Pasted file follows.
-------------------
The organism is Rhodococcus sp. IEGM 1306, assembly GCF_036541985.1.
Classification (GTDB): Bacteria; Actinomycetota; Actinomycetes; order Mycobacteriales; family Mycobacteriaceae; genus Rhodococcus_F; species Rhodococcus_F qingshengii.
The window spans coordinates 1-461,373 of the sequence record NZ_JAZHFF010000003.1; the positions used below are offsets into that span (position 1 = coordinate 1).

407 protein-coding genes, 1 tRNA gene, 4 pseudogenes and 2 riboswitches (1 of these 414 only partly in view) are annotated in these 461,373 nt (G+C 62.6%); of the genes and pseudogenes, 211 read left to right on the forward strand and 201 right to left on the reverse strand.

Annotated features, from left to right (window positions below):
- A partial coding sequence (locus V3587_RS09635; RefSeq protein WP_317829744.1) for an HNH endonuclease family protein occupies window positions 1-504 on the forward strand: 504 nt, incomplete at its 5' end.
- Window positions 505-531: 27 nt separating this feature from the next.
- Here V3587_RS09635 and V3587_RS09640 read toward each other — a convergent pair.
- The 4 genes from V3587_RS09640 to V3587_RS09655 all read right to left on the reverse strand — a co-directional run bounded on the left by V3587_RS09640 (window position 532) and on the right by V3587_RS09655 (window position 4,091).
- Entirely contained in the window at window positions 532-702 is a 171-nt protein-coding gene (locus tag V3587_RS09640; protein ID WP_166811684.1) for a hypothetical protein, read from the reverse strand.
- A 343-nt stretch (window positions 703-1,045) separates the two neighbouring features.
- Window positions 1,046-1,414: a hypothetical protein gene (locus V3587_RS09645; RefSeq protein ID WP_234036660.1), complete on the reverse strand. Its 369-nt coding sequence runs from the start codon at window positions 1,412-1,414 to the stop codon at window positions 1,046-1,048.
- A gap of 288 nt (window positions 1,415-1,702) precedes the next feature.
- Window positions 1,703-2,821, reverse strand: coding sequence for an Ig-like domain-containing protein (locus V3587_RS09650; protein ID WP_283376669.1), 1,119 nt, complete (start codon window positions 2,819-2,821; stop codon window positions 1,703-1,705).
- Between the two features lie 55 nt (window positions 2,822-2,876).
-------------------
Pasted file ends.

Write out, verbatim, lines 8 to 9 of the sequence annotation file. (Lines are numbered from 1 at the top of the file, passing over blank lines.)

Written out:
- Here V3587_RS09635 and V3587_RS09640 read toward each other — a convergent pair.
- The 4 genes from V3587_RS09640 to V3587_RS09655 all read right to left on the reverse strand — a co-directional run bounded on the left by V3587_RS09640 (window position 532) and on the right by V3587_RS09655 (window position 4,091).